Cosmetic surgery: an anti-capitalist issue, a feminist issue, or what?
The current concerns about easily-rupturing and possibly toxic PIP breast implants do not seem to be leading to much debate on: (1) Should psychotherapy for body image problems be made more available? (2) Should cosmetic surgery, in general, be more restricted?
In 2007, the BBC3 series Say No to the Knife did attempt to address this issue. It is no longer available on the BBC’s iPlayer, so I can’t check my own recollection that it was fairly superficial, offering not much more than styling and clothing tips Trinny and Susannah-style. No disrespect intended to those particular small screen goddesses, who probably never intended their message to be a universal panacea.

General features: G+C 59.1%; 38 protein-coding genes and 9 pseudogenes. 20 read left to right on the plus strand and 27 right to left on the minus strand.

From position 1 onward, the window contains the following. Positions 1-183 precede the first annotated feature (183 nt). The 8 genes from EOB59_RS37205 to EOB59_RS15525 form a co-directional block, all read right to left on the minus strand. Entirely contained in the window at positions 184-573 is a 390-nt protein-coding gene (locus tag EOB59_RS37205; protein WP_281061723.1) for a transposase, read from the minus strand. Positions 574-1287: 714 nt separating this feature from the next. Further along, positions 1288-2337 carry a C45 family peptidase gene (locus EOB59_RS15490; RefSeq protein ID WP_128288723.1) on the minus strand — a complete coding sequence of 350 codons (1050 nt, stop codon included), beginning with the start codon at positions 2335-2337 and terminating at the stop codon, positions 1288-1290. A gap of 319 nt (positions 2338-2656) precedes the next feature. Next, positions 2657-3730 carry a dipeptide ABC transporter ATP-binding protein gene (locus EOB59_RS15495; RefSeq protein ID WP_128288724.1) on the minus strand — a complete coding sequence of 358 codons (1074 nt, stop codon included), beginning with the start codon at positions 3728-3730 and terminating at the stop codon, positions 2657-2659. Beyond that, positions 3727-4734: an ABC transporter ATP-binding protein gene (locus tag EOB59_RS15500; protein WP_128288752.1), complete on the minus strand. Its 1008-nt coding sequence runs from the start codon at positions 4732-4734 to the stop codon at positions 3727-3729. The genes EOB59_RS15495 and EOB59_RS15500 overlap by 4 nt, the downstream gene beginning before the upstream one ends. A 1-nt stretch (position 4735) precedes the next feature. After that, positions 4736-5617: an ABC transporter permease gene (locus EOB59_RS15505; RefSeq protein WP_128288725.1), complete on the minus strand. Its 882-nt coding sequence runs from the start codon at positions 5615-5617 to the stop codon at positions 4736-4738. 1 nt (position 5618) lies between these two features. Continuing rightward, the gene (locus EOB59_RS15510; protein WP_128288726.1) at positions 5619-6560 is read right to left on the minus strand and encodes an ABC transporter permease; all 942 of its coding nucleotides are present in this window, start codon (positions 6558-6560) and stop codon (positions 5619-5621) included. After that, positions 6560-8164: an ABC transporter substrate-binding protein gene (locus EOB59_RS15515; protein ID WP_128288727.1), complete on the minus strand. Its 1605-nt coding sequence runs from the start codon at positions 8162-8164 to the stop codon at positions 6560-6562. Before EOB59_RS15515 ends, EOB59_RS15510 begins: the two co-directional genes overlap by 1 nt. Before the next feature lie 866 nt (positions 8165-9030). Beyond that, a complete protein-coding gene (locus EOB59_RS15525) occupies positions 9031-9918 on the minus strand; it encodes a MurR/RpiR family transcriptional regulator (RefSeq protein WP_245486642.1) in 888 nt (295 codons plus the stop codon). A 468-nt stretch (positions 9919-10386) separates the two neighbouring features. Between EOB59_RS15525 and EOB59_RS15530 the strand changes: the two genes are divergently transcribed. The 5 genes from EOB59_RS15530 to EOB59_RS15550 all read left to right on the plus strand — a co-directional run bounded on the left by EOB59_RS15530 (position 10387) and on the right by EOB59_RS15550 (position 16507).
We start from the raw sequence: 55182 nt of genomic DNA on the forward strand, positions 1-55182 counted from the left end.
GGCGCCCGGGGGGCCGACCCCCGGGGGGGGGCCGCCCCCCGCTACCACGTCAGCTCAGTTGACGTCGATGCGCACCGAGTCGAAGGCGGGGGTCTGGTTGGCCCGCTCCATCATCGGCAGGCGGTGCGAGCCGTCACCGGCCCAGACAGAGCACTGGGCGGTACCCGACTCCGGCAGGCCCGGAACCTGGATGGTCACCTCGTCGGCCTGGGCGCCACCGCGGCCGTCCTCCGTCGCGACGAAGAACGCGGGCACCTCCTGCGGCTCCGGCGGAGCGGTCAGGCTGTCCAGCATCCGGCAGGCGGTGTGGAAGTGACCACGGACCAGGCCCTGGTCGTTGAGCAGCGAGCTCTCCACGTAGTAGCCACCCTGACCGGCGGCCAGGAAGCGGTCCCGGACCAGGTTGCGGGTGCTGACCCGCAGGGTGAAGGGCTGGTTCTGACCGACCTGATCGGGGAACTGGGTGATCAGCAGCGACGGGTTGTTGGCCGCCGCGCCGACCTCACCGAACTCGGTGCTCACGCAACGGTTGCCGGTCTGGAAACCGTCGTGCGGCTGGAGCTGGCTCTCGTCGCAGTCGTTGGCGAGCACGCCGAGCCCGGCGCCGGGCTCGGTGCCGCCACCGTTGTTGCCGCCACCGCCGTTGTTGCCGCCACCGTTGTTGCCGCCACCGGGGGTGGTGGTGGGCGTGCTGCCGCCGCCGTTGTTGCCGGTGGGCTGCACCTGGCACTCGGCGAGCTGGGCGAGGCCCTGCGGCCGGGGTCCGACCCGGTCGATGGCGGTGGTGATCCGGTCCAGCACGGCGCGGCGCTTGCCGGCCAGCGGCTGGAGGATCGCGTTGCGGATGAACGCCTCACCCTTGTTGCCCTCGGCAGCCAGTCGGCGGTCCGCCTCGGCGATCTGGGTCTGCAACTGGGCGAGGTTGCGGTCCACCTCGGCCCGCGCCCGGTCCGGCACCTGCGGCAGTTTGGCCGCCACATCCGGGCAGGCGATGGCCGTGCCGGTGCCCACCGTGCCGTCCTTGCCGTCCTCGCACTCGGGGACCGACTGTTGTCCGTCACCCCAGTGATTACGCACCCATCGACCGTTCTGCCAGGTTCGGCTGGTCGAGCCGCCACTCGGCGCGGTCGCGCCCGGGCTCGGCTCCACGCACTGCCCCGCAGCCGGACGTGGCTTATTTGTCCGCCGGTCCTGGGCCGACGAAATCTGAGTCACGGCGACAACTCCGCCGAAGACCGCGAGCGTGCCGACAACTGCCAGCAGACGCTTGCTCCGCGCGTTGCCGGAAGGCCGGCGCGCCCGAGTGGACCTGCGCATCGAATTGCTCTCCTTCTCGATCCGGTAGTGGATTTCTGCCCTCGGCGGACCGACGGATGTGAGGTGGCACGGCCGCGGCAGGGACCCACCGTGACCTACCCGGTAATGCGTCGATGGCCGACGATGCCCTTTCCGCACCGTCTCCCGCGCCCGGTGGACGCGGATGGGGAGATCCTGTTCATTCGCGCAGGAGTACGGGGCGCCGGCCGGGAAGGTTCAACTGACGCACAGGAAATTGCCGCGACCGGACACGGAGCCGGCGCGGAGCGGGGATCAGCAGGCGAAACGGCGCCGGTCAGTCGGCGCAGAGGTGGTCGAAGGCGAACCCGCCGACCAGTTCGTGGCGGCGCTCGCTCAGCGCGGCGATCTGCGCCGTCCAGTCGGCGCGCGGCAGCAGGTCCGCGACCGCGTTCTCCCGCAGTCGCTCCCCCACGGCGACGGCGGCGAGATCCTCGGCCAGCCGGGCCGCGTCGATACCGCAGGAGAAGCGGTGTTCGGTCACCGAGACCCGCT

There were only seven episodes of Say No to the Knife, and we may never know why. Perhaps a further series would have risked drawing attention to poor NHS mental health services, which is likely to be a factor for some people seeking surgery in the UK.
Susie Orbach, well-known for her 1978 Fat is a Feminist Issue, addressed breast implants, liposuction and similar procedures in her 2009 book Bodies. Usual suspects appear: mistaken female bodily ideals, the market-driven, consumerist Western society and its commodification of emotion. Well, I respect the choice of anyone to opt out, as much as they can, from all of those things. But I know lots of people living ordinary Western lives, who wouldn’t think of having cosmetic surgery, so I somehow think there must be other causes as well.